Apr 5, 2018
Bookless libraries: Treasures within the USDA plant collections

Have you ever wondered how new looking and different tasting types of apples or tomatoes come to be? Improvements in taste, size, and color are often the result of years of research and plant breeding efforts. Many times, plant breeders search for traits in older varieties of plants to create new varieties that could be useful today, but not widely grown.

Fortunately, USDA maintains a kind of plant library, called the National Plant Germplasm System (NPGS), that stores samples of plant material from throughout the history of American agriculture, and from across the world. The NPGS is a resource for plant breeders, scientists, and farmers who need to obtain varieties not available elsewhere that can be used to improve the crops that we eat today.

Apples
Thanks to fruit-breeding research, we’re able to enjoy more productive, healthy and flavorful new varieties every year.

There are many different forms of plants in this ‘living library,’ including seeds, cuttings, DNA, leaves, pollen, and tissue cultures. The reason for all these different forms is because not all plants can be stored as seeds. For example, potatoes are stored by growing a small plantlet in a test tube and then flash-freezing it to slow down growth. Potatoes in this form can be kept for many years until they are needed. Like potatoes, apples aren’t easily stored as seeds because they are usually grown as clones through a process called grafting. That’s why apple ‘libraries’ are often best maintained in living orchards where cuttings, or scionwood, can be taken for grafting.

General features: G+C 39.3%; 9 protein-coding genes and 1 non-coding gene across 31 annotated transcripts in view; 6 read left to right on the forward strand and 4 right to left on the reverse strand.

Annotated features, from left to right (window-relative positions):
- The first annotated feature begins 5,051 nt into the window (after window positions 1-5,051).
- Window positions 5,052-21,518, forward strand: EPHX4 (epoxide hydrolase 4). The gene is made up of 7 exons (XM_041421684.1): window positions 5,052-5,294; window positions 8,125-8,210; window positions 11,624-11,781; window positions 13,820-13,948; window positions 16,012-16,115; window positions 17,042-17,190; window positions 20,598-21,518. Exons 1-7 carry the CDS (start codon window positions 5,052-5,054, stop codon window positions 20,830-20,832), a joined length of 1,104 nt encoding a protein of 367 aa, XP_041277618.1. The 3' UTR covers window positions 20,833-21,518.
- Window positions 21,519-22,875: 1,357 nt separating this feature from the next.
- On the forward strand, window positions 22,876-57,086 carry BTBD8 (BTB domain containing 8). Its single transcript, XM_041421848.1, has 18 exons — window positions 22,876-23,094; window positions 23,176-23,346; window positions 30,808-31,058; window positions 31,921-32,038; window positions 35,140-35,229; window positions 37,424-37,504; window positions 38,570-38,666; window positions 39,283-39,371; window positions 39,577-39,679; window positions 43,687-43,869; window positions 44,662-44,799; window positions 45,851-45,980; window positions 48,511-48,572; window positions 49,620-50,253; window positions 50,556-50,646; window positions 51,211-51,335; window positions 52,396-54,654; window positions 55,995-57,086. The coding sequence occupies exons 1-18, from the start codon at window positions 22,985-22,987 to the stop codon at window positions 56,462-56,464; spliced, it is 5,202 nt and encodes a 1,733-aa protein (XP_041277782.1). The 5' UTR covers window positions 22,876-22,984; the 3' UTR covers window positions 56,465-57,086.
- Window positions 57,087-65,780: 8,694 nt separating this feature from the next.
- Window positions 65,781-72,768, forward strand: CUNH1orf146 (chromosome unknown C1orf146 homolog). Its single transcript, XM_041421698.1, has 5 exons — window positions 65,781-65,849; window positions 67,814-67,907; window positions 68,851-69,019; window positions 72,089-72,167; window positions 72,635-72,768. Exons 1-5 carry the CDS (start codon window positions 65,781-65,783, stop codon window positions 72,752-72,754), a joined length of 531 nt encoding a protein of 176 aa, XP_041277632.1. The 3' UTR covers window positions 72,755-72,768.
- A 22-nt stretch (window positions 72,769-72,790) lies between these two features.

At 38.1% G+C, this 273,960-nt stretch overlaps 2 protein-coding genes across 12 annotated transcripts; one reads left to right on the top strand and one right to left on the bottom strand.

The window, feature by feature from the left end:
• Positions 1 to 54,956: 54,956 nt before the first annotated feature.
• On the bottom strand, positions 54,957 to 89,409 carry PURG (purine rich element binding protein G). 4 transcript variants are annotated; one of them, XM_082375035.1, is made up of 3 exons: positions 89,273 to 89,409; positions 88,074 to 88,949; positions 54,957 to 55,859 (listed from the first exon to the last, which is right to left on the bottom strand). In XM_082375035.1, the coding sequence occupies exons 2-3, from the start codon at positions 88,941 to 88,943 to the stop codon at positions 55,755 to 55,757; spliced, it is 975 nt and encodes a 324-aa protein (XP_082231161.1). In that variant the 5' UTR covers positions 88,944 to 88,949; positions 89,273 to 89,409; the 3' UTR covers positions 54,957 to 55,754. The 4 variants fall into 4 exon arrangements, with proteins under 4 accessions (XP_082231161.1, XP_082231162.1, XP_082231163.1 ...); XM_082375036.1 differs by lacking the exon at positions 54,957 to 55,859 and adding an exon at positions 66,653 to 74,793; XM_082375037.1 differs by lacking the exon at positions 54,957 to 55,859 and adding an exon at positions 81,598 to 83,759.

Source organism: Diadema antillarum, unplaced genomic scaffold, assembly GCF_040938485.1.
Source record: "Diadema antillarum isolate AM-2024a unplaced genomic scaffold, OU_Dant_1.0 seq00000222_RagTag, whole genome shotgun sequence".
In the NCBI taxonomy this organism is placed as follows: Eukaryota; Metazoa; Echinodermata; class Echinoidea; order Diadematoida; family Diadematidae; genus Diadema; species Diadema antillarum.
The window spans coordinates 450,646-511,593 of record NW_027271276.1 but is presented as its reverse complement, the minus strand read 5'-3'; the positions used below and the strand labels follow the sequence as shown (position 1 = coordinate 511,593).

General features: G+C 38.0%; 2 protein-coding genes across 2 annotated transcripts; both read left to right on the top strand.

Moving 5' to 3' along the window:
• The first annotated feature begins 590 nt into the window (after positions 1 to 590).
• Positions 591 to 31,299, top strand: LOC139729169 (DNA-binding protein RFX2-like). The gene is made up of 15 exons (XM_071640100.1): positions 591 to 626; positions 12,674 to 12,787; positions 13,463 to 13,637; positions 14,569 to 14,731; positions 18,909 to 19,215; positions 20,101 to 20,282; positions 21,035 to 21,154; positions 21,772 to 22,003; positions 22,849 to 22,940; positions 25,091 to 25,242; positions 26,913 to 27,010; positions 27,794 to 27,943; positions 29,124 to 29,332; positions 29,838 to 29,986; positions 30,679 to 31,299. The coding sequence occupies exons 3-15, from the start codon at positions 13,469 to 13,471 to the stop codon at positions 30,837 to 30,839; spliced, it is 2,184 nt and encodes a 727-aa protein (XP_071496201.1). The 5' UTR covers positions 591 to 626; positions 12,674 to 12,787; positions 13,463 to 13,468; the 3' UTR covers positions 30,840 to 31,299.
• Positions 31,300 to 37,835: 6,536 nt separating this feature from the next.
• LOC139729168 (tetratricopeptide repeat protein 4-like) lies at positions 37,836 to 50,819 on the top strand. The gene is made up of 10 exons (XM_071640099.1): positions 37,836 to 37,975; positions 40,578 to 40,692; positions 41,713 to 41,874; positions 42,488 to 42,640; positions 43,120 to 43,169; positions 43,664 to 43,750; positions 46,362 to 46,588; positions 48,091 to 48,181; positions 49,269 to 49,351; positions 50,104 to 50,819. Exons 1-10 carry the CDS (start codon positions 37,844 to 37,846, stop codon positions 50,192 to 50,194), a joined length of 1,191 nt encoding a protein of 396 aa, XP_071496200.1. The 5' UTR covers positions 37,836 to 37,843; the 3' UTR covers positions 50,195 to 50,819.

Currently, the NPGS holds over 576,000 accessions of different types of germplasm maintained in 19 locations throughout the U.S. USDA also funds foreign and domestic plant exploration and exchanges to obtain new germplasm for the NPGS. In 2016, these efforts led to a new carrot, onion, hardy kiwifruit, apple, bean, and potato germplasm as well as others.

The NPGS is a one-stop store where plant breeders can search for samples of specific plants that can be used in breeding programs, or germplasm, with desirable characteristics. These characteristics can act as part of the ‘recipe’ for breeding a new plant variety. And when we say one-stop-shop, we really mean it! Breeders can visit the USDA Germplasm Resource Information Network database, fill a shopping cart with their desired germplasm, and have it delivered freely and without restrictions for use in plant breeding. In fact, in 2015 alone, USDA distributed over 239,000 orders.

So, consider the origin the next time you taste a delicious new, tangy blueberry. It might be thanks to germplasm from the USDA’s NPGS collection.

Paul M. Zankowski, USDA





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